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Saban Villages: The Bottom

The Bottom is Saba's capital and the seat of Saba's Government. Along with government and medical facilities you'll also find The Saba School of Medicine (Medical students and faculty make up almost a quarter of the islands entire population!). You'll also discover several small restaurants, bars and grocery stores. As you drive from the bottom to Well's bay, you'll see the old customs house that sits atop "The Ladder", the rugged steps that formed Saba's route to and from the sea long before the road was built. Climb up and down the steps once and you'll get a true appreciation of how tough life was for the Sabans, back in the day...
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Saban Villages: Windwardside

Out of all the villages WIndwardside is the most tourist orientated. Drop by The Saba Tourist Bureau and say hello, you'll be within close proximity of six of the island's hotels and home to many vacation rental cottages You'll have no trouble passing a day wandering through small streets, investigating the museum & shops, a bite to eat is never far away... If you're up for some exercise pay a trip to the trail shop, pick up a map and a keepsake and then ascend the Mt. Scenery Trail to climb to the highest point in the Kingdom of the Netherlands!
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Do & See

St. John's

St John’s is one of Saba’s smaller villages. Before entering our Capital the Bottom you must drive through this quaint neighborhood. Here you can ask your Taxi to make stops to capture some of our best scenic shots on the island. On a very clear day you can see our neighboring islands St Eustatius, St Kitts, Nevis and, if you’re really lucky, even Montserrat! From this vantage point high above the Caribbean Sea, ships and boats can be seen coming and going to Fort Bay Harbor.. St. John’s played a big role in the island’s history, if a vessel was approaching someone from the village would signal to residents in the Bottom to let them know visitors would soon arrive. Be sure to check out Crispeen trail it will certainly take you back in time and give you a real feeling of the old St John’s.
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Zion's Hill (A.k.a. Hell's Gate)

Zion's Hill is the first town you'll reach after leaving the Juancho E. Yrausquin Airport. Hell's Gate was officially named "Zion's Hill" after complaints from the church forced the Island's government to change the name. However, "Hell's Gate" is still used by many Sabans and visiting tourists today. Hell's Gate is home to the Holy Rosary Church, a stone structure built in 1962, as well as a community center where visitors can purchase locally made Saba Lace, also called Spanish Work, and Saba Spice, a locally produced and very potent spiced rum. Hell's Gate is about 1000 feet above sea level. Lower Hell's Gate is home to a now-closed sulfur mine where visitors may explore with caution. Hell's Gate is also the start to the Crispin trail which one can take. The trail takes roughly 2 hours to complete and gives stunning views of Diamond Rock and the Saban coastline.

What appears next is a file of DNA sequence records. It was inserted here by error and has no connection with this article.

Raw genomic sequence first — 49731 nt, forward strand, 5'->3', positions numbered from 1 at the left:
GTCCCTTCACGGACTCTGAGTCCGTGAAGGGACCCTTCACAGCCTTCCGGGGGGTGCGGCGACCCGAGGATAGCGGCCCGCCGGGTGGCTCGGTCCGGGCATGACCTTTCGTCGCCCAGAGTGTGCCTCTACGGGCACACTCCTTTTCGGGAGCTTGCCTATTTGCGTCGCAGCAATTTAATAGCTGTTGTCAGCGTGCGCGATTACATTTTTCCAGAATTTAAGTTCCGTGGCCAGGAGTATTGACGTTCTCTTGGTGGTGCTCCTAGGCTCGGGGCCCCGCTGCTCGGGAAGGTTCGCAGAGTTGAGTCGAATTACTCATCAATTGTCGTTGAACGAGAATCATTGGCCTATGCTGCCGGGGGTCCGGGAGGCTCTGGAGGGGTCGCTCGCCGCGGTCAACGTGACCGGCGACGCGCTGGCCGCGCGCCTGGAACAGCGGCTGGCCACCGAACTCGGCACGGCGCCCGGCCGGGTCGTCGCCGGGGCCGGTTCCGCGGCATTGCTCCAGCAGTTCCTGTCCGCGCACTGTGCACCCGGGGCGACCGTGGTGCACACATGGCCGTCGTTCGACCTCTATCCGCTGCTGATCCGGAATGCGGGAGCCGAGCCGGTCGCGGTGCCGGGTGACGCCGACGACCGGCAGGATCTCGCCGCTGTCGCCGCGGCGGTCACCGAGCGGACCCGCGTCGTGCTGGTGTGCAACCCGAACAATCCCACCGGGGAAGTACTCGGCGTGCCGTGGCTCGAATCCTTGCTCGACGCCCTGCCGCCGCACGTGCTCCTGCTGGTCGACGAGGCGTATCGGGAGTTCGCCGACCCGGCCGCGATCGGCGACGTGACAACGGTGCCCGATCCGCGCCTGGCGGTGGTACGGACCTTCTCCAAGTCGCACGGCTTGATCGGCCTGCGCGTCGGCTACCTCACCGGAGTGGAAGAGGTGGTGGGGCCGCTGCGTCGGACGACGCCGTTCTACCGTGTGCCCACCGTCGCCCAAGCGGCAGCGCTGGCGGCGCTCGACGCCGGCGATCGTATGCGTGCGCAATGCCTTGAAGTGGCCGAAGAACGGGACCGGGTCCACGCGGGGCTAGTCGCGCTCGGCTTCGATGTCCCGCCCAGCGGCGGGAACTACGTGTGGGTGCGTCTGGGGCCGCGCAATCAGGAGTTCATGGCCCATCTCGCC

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Saban Churches

A vist to this historic churches of Saba is a must on your trip to Saba. There are a number of churches on the island: three Roman Catholic, Two Anglican, one Wesleyan Holiness, one Seventh Day Adventist and one Jehovah Witness Hall. The churches are located throughout the villages on the island, and many offer services on Sundays as well as during the week. The oldest church on Saba (Christ Church, Anglican), is located in the village of The Bottom. The actual date of construction is still unknown, however research has suggested that the church did undergo renovations in the year 1977. It is assumed that the church was on Saba for many years before the renovations took place. Other churches dating back to the 18th century, include the Sacred Heart, Roman Catholic Church (1877) and The Holy Trinity, Anglican Church (1877).
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Sea and Learn

Sea & Learn on Saba is a non-profit foundation. Since 2003, a month-long event takes place throught the month of October. Every other night, starting on October 1, a dynamic large screen presentation is provided by one of our invited Experts. These same experts also visit our schools and work with the Saba Conservation and Child Focus after school program to teach our local children the value of Saba's nature and its importance to the region. Local adults and visiting tourists are also invited to join any of the marine and terrestrial field projects that take place. The focus for all events is casual hands-on learning. The month-long event is sponsored by island and regional businesses. With the exception of the school program, all events are open to the public and free of charge.
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Do & See

Saba Day

Saba Day is Saba’s national holiday and is celebrated on the first Friday of December. Although the official holiday is one day, celebrations last from Friday until Sunday and numerous activities are organized for the weekend, including sports, a fishing tournament, food booths, music concerts, games and more. Sabans decided many years ago, that it was necessary to have a special day where we could all commemorate our history, ancestors, culture and more. So if you are on Saba during the first weekend of December, be sure to check out the Saba Day festivities!